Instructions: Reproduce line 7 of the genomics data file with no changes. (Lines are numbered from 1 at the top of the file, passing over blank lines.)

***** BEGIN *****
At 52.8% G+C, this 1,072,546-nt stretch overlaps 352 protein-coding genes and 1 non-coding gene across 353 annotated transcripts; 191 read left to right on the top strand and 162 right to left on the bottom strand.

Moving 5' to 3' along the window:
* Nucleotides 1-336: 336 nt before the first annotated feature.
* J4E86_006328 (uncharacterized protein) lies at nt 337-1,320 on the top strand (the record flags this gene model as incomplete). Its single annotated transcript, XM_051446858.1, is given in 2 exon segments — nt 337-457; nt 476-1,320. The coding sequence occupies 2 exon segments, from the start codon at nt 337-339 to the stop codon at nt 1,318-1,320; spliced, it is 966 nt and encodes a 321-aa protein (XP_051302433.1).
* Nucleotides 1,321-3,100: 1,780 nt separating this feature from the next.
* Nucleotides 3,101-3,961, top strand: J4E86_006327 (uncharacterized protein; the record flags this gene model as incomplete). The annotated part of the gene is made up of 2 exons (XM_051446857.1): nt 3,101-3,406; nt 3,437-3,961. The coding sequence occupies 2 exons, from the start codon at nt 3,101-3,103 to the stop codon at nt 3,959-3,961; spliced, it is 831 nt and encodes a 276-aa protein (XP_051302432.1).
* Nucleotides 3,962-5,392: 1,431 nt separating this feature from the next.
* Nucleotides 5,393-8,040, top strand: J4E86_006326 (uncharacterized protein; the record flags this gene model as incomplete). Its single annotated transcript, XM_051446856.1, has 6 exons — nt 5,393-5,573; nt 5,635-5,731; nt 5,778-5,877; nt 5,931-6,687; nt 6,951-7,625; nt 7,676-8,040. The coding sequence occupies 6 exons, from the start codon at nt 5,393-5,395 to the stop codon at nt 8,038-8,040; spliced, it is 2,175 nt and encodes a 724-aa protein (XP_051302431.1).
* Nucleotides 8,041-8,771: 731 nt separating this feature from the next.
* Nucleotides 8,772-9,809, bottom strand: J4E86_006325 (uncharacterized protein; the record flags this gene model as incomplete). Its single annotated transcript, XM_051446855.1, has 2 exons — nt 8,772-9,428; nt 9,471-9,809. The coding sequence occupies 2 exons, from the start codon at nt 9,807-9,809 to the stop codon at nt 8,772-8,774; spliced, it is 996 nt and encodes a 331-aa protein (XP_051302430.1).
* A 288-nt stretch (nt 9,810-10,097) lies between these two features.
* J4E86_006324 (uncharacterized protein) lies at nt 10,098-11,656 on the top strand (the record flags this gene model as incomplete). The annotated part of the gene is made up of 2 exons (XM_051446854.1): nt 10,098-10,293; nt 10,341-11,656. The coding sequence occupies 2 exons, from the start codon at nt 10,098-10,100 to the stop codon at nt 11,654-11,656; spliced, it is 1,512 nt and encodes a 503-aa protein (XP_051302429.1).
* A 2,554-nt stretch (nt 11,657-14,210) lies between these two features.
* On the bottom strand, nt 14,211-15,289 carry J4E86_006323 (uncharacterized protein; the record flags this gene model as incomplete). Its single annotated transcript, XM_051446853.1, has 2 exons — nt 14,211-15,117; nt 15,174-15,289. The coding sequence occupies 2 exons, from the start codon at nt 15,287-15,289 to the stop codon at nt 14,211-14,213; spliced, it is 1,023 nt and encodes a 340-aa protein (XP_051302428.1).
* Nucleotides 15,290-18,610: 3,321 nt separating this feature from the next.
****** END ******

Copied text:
* Nucleotides 3,962-5,392: 1,431 nt separating this feature from the next.